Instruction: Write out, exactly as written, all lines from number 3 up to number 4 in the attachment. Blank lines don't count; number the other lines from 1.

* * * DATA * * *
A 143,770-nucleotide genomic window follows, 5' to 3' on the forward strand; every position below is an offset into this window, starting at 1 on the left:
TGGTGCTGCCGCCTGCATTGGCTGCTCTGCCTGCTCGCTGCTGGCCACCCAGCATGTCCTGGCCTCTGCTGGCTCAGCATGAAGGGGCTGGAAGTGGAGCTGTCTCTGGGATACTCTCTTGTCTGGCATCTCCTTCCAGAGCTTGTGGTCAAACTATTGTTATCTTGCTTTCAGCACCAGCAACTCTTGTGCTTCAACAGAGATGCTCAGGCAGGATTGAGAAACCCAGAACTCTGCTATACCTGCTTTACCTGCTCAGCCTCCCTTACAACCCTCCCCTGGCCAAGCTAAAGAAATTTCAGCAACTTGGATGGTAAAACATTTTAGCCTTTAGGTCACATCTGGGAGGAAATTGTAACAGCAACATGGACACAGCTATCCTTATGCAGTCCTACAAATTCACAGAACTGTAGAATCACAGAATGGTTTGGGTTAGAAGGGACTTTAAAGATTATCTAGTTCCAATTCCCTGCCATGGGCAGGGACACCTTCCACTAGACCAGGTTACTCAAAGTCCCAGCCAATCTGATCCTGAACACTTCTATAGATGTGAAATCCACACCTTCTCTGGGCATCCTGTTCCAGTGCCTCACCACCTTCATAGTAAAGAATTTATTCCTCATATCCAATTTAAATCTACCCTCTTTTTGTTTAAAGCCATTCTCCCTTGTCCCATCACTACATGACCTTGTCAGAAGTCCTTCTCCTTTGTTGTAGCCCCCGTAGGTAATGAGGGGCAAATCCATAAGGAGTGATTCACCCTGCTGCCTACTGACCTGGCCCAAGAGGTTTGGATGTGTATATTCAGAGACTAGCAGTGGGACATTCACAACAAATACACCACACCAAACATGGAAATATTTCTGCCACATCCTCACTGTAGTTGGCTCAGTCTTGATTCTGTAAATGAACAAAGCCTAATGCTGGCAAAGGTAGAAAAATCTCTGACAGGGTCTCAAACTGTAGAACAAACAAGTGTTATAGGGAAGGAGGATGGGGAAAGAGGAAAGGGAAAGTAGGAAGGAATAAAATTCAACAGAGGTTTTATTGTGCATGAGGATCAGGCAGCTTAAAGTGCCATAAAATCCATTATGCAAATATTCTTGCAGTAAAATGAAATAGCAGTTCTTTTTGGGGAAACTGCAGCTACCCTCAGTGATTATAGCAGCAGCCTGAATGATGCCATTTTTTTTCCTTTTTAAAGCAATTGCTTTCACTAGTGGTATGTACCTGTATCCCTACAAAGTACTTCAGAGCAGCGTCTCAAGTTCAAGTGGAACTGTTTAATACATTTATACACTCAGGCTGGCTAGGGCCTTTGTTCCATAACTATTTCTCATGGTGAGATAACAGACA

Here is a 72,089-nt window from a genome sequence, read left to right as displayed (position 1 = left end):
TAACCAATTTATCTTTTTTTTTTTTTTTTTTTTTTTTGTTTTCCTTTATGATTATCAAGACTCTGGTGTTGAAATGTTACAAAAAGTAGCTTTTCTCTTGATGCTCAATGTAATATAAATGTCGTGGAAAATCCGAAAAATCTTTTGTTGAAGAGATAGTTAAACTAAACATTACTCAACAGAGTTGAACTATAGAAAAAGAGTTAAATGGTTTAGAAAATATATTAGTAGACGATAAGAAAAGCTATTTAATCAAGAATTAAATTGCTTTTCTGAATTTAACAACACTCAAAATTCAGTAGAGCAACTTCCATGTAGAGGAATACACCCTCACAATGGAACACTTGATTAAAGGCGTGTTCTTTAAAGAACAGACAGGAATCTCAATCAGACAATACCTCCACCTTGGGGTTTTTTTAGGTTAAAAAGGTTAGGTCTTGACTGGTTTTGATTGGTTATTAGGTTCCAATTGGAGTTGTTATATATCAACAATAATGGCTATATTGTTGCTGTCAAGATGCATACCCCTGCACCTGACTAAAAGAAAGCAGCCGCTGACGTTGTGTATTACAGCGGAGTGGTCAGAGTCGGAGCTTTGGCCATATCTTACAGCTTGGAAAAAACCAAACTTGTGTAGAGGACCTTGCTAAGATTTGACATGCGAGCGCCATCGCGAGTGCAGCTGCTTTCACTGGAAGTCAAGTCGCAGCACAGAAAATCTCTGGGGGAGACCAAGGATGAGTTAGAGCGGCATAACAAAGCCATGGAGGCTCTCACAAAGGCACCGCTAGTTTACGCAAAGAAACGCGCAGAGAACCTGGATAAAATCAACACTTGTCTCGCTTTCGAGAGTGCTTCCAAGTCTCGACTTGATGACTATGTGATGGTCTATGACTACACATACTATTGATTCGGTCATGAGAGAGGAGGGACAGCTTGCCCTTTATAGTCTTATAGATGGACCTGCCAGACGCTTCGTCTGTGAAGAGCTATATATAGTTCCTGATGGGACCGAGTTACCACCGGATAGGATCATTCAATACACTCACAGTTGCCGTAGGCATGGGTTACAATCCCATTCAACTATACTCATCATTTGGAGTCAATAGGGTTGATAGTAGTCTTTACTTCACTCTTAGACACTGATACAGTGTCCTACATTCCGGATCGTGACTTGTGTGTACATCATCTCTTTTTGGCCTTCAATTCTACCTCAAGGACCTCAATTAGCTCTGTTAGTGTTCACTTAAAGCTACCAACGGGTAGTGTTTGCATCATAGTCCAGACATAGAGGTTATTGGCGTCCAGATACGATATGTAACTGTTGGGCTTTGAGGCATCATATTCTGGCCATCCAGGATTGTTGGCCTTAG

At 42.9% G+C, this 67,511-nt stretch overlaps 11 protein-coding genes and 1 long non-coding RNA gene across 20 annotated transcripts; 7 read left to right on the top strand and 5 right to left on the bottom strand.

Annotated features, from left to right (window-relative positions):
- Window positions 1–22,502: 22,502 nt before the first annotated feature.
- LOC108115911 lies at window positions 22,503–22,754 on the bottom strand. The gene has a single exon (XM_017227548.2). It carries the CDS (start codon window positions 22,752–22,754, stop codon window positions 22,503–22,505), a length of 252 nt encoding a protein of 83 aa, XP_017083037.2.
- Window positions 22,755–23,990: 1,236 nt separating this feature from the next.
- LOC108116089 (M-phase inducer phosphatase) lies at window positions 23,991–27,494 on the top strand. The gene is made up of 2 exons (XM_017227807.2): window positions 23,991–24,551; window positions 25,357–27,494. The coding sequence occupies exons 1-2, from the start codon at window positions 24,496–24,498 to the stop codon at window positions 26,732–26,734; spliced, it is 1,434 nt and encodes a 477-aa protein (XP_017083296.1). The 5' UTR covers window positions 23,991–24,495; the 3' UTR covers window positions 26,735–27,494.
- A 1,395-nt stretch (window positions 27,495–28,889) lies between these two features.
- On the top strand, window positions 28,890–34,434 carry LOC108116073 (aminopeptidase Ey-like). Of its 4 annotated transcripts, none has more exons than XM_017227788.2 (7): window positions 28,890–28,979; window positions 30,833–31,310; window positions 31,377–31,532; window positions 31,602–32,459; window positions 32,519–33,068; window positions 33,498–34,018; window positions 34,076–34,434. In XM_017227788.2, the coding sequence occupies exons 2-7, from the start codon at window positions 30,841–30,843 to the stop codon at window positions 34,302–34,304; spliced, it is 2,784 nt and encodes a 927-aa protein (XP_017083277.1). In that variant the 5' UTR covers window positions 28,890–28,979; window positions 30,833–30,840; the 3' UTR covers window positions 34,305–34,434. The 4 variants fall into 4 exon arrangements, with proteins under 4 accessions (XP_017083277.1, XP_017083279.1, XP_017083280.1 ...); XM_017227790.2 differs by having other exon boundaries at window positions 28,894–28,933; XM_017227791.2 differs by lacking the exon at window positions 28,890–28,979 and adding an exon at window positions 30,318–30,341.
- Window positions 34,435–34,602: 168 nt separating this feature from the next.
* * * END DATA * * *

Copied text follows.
Here is a 72,089-nt window from a genome sequence, read left to right as displayed (position 1 = left end):
TAACCAATTTATCTTTTTTTTTTTTTTTTTTTTTTTTGTTTTCCTTTATGATTATCAAGACTCTGGTGTTGAAATGTTACAAAAAGTAGCTTTTCTCTTGATGCTCAATGTAATATAAATGTCGTGGAAAATCCGAAAAATCTTTTGTTGAAGAGATAGTTAAACTAAACATTACTCAACAGAGTTGAACTATAGAAAAAGAGTTAAATGGTTTAGAAAATATATTAGTAGACGATAAGAAAAGCTATTTAATCAAGAATTAAATTGCTTTTCTGAATTTAACAACACTCAAAATTCAGTAGAGCAACTTCCATGTAGAGGAATACACCCTCACAATGGAACACTTGATTAAAGGCGTGTTCTTTAAAGAACAGACAGGAATCTCAATCAGACAATACCTCCACCTTGGGGTTTTTTTAGGTTAAAAAGGTTAGGTCTTGACTGGTTTTGATTGGTTATTAGGTTCCAATTGGAGTTGTTATATATCAACAATAATGGCTATATTGTTGCTGTCAAGATGCATACCCCTGCACCTGACTAAAAGAAAGCAGCCGCTGACGTTGTGTATTACAGCGGAGTGGTCAGAGTCGGAGCTTTGGCCATATCTTACAGCTTGGAAAAAACCAAACTTGTGTAGAGGACCTTGCTAAGATTTGACATGCGAGCGCCATCGCGAGTGCAGCTGCTTTCACTGGAAGTCAAGTCGCAGCACAGAAAATCTCTGGGGGAGACCAAGGATGAGTTAGAGCGGCATAACAAAGCCATGGAGGCTCTCACAAAGGCACCGCTAGTTTACGCAAAGAAACGCGCAGAGAACCTGGATAAAATCAACACTTGTCTCGCTTTCGAGAGTGCTTCCAAGTCTCGACTTGATGACTATGTGATGGTCTATGACTACACATACTATTGATTCGGTCATGAGAGAGGAGGGACAGCTTGCCCTTTATAGTCTTATAGATGGACCTGCCAGACGCTTCGTCTGTGAAGAGCTATATATAGTTCCTGATGGGACCGAGTTACCACCGGATAGGATCATTCAATACACTCACAGTTGCCGTAGGCATGGGTTACAATCCCATTCAACTATACTCATCATTTGGAGTCAATAGGGTTGATAGTAGTCTTTACTTCACTCTTAGACACTGATACAGTGTCCTACATTCCGGATCGTGACTTGTGTGTACATCATCTCTTTTTGGCCTTCAATTCTACCTCAAGGACCTCAATTAGCTCTGTTAGTGTTCACTTAAAGCTACCAACGGGTAGTGTTTGCATCATAGTCCAGACATAGAGGTTATTGGCGTCCAGATACGATATGTAACTGTTGGGCTTTGAGGCATCATATTCTGGCCATCCAGGATTGTTGGCCTTAG